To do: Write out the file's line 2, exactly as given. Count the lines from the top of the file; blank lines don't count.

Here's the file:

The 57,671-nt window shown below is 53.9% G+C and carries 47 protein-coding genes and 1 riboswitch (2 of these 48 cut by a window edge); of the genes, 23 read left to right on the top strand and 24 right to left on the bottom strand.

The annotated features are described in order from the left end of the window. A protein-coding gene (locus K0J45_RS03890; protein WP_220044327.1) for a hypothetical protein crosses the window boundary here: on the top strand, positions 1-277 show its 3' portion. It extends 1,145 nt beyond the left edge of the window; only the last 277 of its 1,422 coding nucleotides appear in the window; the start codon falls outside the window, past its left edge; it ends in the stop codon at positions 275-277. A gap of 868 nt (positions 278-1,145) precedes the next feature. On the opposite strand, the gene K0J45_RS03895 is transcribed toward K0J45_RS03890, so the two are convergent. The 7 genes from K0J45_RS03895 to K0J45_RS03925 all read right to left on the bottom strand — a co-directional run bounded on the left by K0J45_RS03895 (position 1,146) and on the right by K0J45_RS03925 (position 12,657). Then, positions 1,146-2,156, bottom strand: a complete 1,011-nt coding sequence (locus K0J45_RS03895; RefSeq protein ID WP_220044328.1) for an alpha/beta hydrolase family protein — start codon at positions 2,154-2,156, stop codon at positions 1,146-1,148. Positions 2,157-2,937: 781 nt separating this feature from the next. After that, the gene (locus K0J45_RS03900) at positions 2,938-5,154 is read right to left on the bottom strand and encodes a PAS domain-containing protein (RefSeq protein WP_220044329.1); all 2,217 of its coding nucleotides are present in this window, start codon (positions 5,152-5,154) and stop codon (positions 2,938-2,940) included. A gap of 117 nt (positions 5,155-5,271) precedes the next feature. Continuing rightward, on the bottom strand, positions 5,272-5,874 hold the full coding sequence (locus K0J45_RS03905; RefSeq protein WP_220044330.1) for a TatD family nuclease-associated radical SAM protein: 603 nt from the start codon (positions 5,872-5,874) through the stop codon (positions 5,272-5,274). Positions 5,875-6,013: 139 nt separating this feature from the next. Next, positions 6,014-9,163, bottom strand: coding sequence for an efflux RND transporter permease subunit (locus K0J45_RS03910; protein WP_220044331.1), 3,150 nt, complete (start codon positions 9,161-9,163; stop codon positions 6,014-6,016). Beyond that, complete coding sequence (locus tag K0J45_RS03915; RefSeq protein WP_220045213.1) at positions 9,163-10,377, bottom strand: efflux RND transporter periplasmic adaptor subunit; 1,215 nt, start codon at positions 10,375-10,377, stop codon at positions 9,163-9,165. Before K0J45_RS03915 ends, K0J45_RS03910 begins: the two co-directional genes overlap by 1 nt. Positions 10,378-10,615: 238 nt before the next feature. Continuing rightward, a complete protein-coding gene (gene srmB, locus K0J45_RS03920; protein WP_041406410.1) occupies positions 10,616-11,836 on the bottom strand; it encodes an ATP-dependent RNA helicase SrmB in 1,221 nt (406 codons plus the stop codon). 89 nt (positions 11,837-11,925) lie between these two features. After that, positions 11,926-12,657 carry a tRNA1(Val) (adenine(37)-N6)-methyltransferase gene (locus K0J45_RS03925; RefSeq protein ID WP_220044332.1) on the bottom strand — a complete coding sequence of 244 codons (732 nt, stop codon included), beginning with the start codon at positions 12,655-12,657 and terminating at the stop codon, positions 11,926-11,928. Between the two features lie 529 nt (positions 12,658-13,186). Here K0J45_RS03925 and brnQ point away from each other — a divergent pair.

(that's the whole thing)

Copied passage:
The annotated features are described in order from the left end of the window. A protein-coding gene (locus K0J45_RS03890; protein WP_220044327.1) for a hypothetical protein crosses the window boundary here: on the top strand, positions 1-277 show its 3' portion. It extends 1,145 nt beyond the left edge of the window; only the last 277 of its 1,422 coding nucleotides appear in the window; the start codon falls outside the window, past its left edge; it ends in the stop codon at positions 275-277. A gap of 868 nt (positions 278-1,145) precedes the next feature. On the opposite strand, the gene K0J45_RS03895 is transcribed toward K0J45_RS03890, so the two are convergent. The 7 genes from K0J45_RS03895 to K0J45_RS03925 all read right to left on the bottom strand — a co-directional run bounded on the left by K0J45_RS03895 (position 1,146) and on the right by K0J45_RS03925 (position 12,657). Then, positions 1,146-2,156, bottom strand: a complete 1,011-nt coding sequence (locus K0J45_RS03895; RefSeq protein ID WP_220044328.1) for an alpha/beta hydrolase family protein — start codon at positions 2,154-2,156, stop codon at positions 1,146-1,148. Positions 2,157-2,937: 781 nt separating this feature from the next. After that, the gene (locus K0J45_RS03900) at positions 2,938-5,154 is read right to left on the bottom strand and encodes a PAS domain-containing protein (RefSeq protein WP_220044329.1); all 2,217 of its coding nucleotides are present in this window, start codon (positions 5,152-5,154) and stop codon (positions 2,938-2,940) included. A gap of 117 nt (positions 5,155-5,271) precedes the next feature. Continuing rightward, on the bottom strand, positions 5,272-5,874 hold the full coding sequence (locus K0J45_RS03905; RefSeq protein WP_220044330.1) for a TatD family nuclease-associated radical SAM protein: 603 nt from the start codon (positions 5,872-5,874) through the stop codon (positions 5,272-5,274). Positions 5,875-6,013: 139 nt separating this feature from the next. Next, positions 6,014-9,163, bottom strand: coding sequence for an efflux RND transporter permease subunit (locus K0J45_RS03910; protein WP_220044331.1), 3,150 nt, complete (start codon positions 9,161-9,163; stop codon positions 6,014-6,016). Beyond that, complete coding sequence (locus tag K0J45_RS03915; RefSeq protein WP_220045213.1) at positions 9,163-10,377, bottom strand: efflux RND transporter periplasmic adaptor subunit; 1,215 nt, start codon at positions 10,375-10,377, stop codon at positions 9,163-9,165. Before K0J45_RS03915 ends, K0J45_RS03910 begins: the two co-directional genes overlap by 1 nt. Positions 10,378-10,615: 238 nt before the next feature. Continuing rightward, a complete protein-coding gene (gene srmB, locus K0J45_RS03920; protein WP_041406410.1) occupies positions 10,616-11,836 on the bottom strand; it encodes an ATP-dependent RNA helicase SrmB in 1,221 nt (406 codons plus the stop codon). 89 nt (positions 11,837-11,925) lie between these two features. After that, positions 11,926-12,657 carry a tRNA1(Val) (adenine(37)-N6)-methyltransferase gene (locus K0J45_RS03925; RefSeq protein ID WP_220044332.1) on the bottom strand — a complete coding sequence of 244 codons (732 nt, stop codon included), beginning with the start codon at positions 12,655-12,657 and terminating at the stop codon, positions 11,926-11,928. Between the two features lie 529 nt (positions 12,658-13,186). Here K0J45_RS03925 and brnQ point away from each other — a divergent pair.